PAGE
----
So many times we are told that we must give the 'instrumental' needs to the poor and needy. Instrumental meaning food, shelter, clothing etc.,  but not much emphasis is given to the true definition of Catholic Social teaching and that along with the instrumental giving there must be 'substantive' (Benestad, Church, State and Society, pg 82) part of that giving. Substantive meaning the promotion of "virtue in the lives of every individual, while preserving or establishing good mores and institutions"

This is what B16, I believe is talking about. He sees the tragic happenings throughout Europe and especially Great Britain with regards to the riots and recognizes that there is NOT this promotion to virtuous living.

The State can not just give the food shelter, jobs, clothing and whatever else without an instruction to it's citizens to live virtuous lives.

The Raider/ 49er melee this weekend is just another example of the loss of virtue in our society. This picture says it all. Everyone carrying beers, looks like an infant or toddler being held in the crowd and no one cares.
There seems to be more violence and disregard for “love thy neighbor as thyself” and more a “love myself more than my neighbor” mentality today.

That ‘love myself’ mentality is flowing into every niche of society. Even in the way we think of Catholic Social doctrine. There seems to be more of an emphasis on the ‘instrumental’ side and less of the ‘substantive’ side of the teaching.

Sometimes we may think that in giving only, we can solve the problems of poverty or injustice. And while I agree that we should give as much as we can, there should also be the other side of that coin in that those that receive have their ‘duties’ to perform.

We hear so much about ‘rights’ and not enough about ‘duties’.

As I study more on the Churches social doctrine and the Common Good, I see that the “political community, the institutions of civil society, and individuals both [have a duty] to restrain evildoers and remedy unjust situations, and to promote the practice of virtue in the lives of every individual, while preserving or establishing good mores and institutions” (Church, State and Society- Brian Benestad, pg 83)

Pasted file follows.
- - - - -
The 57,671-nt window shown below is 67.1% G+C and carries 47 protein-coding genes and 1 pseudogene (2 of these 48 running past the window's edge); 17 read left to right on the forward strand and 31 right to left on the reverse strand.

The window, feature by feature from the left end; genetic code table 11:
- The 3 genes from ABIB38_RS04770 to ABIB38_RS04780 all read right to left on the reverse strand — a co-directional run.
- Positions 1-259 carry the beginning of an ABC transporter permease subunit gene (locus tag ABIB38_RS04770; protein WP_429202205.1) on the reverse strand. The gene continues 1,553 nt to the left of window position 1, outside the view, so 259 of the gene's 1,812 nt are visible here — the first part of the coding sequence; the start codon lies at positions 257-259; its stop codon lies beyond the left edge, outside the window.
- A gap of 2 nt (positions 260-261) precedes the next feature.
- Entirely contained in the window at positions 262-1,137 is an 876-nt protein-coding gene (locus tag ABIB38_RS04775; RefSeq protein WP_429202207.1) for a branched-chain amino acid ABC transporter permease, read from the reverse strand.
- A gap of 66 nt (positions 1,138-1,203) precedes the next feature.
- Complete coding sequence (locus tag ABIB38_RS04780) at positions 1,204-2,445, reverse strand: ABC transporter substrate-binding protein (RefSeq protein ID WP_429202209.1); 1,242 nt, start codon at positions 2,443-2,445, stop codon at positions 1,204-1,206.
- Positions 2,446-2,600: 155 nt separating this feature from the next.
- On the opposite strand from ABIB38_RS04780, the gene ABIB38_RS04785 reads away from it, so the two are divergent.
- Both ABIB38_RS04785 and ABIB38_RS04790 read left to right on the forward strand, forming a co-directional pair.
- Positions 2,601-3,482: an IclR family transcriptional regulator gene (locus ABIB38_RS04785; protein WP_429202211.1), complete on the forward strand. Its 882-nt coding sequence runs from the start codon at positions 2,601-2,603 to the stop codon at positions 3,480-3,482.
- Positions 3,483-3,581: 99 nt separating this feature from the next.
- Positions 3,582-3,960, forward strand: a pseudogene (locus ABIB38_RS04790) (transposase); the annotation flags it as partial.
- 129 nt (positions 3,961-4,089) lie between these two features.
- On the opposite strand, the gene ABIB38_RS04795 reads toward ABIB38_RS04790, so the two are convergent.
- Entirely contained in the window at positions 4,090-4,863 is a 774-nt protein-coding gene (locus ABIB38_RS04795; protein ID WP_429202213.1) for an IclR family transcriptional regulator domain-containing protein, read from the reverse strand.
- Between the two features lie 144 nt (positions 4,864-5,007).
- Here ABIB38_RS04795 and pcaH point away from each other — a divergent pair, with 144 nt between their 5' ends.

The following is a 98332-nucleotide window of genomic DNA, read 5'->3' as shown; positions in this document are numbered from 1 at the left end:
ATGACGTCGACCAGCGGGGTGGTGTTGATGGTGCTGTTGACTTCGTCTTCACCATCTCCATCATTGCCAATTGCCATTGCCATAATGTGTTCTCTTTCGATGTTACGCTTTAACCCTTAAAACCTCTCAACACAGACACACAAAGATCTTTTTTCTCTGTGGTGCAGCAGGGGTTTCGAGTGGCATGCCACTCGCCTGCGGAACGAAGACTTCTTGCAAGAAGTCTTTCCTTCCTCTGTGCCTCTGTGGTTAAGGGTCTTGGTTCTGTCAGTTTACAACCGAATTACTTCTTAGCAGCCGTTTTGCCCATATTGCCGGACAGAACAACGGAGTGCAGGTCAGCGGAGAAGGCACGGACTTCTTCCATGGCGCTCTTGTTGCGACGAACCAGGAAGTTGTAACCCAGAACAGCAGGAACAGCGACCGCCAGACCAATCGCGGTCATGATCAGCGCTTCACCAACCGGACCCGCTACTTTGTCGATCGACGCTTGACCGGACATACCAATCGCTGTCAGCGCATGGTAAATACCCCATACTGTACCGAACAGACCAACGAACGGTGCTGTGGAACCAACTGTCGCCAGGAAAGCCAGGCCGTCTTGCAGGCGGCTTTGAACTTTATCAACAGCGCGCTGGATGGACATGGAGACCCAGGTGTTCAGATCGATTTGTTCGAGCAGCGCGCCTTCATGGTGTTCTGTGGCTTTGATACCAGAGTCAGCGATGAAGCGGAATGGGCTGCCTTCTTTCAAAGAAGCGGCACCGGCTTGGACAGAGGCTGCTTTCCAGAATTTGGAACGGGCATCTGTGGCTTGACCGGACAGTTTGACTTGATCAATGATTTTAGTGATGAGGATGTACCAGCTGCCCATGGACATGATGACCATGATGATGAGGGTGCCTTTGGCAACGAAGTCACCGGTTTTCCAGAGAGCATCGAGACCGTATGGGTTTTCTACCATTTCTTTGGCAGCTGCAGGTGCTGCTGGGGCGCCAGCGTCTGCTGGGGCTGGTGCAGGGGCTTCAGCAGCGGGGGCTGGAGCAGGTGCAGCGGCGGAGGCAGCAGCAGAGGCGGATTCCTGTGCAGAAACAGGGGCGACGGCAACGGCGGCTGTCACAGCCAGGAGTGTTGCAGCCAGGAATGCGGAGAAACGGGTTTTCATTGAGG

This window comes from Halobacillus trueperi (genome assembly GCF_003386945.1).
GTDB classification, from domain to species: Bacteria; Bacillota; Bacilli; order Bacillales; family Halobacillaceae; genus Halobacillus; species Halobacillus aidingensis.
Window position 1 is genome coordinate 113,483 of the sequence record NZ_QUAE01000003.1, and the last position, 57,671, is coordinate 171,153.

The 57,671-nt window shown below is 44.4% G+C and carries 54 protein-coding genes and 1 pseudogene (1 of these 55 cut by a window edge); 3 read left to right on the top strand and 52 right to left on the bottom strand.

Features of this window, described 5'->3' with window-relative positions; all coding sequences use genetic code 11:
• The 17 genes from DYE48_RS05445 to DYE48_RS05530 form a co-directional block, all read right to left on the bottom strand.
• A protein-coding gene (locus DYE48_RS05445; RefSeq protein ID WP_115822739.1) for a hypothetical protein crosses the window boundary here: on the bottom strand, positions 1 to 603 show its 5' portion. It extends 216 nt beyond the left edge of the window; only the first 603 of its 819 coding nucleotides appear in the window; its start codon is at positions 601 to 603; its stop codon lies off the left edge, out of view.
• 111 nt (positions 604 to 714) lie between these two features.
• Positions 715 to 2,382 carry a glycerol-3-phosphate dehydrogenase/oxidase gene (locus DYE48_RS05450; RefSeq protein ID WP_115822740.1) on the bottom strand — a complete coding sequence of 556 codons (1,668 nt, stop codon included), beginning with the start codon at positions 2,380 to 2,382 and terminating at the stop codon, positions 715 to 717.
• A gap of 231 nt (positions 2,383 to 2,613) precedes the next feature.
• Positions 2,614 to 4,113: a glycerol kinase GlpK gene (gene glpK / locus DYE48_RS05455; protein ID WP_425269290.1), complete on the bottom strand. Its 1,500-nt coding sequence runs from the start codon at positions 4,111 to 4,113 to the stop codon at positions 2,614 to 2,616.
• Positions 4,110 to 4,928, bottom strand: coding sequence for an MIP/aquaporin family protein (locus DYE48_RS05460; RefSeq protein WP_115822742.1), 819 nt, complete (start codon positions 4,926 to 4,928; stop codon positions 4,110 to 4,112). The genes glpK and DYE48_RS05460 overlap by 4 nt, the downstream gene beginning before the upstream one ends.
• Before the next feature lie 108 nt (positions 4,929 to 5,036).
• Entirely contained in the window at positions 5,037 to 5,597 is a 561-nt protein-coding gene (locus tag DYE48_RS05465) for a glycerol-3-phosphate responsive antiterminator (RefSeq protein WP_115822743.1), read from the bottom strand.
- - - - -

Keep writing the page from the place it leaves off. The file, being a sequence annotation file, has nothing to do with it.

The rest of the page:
I think it most important to know what Catholic Social Doctrine is and what it's not. With the elections coming up it's no secret that political Left as well as the political Right will once again try to convince Catholics that they know the faith better than we do.

We as Catholics should be aware that we are Not Left or Right, Liberal or Conservative, Democrat or Republican. We are members of God's family through baptism and we must be the light in the world we are called to be.

That means to know your faith and able to explain it without fear at all times.

Living here in California is not an easy place for doing that. The thought here is 'keep your faith on Sunday', and I mean at church not at the football game or at the office and definitely not in the voting booth.

Some have lost the will to battle the forces against the church. Especially when we seem to be battling our fellow Catholics who have their own ideas on what the Catholic Church is.

Catholic Social Doctrine is one of those subjects that is raging in many parishes today.

Political groups are infiltrating our parishes. At my parish a group called UCIC has been invited into our Youth Group by the pastor, endorsed by the Bishop.

It's a group bent on defining Catholic Social Doctrine on their own terms for their own means with a definite political agenda.

That's why it's important to study your faith. That's why I'm studying what the Church teaches on Social Doctrine. One must know the vocabulary and terms and teachings. Through the encyclicals, the Catechism of the Catholic Church, the Church Doctors and saints.

For a great intro into Catholic Social Doctrine, Brian Benestad's book is a good place to start.

Keep studying your faith.